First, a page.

Ligand specificity of the type I steroid receptor is apparently conferred by the activity of 11β-hydroxy-steroid dehydrogenase. To determine the kinetic properties of this enzyme, rat liver cDNA was expressed in cultured cells using recombinant vaccinia virus. Although this enzyme catalyzes only dehydrogenation when purified from rat liver, the recombinant enzyme obtained from cell lysates catalyzed both 11β-dehydrogenation of corticosterone to 11-dehydrocorticosterone and the reverse 11-oxored-uction reaction. At pH 8.5, the first order rate constant Kcat/Km for dehydrogenase activity exceeded that for reductase (63 vs. 38 min-1 × 10-4), whereas the rate constants for the two reactions were nearly equal (48 vs. 47 min-1 × 10-4) at pH 7.0. These results are consistent with the previously determined pH optima for these activities in liver micro-somes. Removal (with glucose-6-phosphate dehydrogenase) of NADP+produced by the reductase reaction significantly increased reductase activity. Glycyrrhetinic acid, a known inhibitor of the dehydrogenase reaction, also inhibited the reductase reaction at slightly higher concentrations (50% inhibitory concentration, <5 nM for dehydrogenase, IQ-20 nM for reductase). Partial inhibition of glycosyla-tion with Ai-tunicamycin decreased dehydrogenase activity 50% without affecting reductase activity. The data demonstrate that a single polypeptide catalyzes both dehydrogenation and reduction, although the presence of additional enzyme forms catalyzing one or the other activity has not been ruled out.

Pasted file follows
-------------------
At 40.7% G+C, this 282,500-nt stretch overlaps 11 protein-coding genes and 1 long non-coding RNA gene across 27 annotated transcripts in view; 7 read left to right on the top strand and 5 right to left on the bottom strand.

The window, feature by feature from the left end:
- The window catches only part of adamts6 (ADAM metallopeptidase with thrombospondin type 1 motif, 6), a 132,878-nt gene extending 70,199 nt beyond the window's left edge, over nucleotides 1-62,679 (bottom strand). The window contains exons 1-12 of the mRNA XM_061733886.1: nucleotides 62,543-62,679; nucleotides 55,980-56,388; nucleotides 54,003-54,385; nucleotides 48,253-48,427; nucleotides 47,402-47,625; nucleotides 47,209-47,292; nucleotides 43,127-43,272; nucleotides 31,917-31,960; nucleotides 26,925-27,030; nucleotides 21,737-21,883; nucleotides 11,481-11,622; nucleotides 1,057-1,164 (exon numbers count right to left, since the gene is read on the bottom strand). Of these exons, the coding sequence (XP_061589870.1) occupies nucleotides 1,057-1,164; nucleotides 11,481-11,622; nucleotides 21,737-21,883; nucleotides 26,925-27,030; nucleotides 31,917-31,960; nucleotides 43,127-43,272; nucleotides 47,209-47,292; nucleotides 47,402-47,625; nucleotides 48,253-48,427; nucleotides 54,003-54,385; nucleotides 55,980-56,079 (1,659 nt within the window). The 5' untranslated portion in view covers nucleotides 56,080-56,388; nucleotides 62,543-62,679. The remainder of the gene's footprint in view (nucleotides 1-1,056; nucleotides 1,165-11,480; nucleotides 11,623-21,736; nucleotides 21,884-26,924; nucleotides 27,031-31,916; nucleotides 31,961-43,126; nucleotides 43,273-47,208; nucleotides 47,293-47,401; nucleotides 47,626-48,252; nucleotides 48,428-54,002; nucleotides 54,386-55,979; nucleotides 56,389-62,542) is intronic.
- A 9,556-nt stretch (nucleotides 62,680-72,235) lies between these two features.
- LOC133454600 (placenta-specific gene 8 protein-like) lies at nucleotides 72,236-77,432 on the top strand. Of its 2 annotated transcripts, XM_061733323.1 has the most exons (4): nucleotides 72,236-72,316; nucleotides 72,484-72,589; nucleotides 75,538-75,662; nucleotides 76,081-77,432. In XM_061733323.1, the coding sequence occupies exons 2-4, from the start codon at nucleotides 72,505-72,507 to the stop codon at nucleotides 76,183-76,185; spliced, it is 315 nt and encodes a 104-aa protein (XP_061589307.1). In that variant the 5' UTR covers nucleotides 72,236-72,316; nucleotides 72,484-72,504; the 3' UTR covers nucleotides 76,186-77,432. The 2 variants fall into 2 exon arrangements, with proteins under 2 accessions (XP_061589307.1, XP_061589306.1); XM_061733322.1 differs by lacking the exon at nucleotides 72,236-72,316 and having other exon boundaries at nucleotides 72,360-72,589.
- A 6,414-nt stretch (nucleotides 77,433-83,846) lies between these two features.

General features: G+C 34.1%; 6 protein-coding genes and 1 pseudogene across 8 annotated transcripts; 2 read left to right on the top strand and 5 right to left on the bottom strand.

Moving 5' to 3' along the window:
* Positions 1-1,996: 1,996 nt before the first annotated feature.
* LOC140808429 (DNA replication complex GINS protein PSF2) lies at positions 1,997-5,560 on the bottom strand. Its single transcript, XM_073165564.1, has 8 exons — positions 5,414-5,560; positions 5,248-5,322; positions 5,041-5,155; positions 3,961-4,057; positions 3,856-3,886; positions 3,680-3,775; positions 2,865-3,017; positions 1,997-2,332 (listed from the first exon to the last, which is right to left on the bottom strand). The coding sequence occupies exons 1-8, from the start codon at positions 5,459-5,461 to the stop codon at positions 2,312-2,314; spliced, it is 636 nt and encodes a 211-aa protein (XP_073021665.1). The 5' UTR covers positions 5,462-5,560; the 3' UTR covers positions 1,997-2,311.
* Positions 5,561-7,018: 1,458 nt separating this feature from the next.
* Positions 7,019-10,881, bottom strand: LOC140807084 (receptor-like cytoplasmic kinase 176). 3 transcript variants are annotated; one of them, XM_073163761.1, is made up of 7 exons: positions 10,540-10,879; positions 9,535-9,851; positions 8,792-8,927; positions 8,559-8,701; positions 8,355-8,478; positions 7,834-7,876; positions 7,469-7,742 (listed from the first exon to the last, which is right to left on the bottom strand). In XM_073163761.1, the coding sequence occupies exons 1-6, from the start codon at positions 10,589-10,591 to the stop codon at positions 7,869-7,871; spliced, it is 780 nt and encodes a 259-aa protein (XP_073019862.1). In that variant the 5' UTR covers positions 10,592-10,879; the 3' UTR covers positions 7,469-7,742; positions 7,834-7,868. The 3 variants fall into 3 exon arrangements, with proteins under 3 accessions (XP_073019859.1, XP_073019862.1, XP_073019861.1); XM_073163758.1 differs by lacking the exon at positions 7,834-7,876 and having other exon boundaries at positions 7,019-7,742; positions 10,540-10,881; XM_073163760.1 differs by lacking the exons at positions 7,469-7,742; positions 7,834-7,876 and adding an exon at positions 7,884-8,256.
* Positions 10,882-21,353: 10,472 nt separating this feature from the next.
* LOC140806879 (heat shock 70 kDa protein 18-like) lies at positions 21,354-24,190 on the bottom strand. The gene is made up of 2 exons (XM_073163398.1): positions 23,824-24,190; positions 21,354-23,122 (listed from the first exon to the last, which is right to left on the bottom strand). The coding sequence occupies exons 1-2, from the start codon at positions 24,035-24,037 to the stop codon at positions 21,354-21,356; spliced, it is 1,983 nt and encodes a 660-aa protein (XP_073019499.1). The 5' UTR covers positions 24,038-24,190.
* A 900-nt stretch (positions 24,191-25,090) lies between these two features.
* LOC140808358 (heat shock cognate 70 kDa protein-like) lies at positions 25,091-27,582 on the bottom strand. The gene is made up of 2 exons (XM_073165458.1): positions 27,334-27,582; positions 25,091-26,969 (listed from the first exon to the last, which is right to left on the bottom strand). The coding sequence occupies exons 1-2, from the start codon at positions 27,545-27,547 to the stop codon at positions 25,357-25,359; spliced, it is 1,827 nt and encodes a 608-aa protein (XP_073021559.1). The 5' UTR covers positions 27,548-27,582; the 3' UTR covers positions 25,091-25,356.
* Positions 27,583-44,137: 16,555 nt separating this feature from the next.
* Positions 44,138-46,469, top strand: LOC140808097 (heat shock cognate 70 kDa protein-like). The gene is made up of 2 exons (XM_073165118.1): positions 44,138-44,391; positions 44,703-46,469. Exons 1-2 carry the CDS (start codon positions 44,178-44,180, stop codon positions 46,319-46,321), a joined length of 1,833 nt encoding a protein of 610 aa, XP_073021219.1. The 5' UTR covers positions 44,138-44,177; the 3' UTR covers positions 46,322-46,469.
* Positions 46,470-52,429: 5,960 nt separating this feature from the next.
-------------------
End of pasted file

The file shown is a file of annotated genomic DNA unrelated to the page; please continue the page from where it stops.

ASJC Scopus subject areas
- Molecular Biology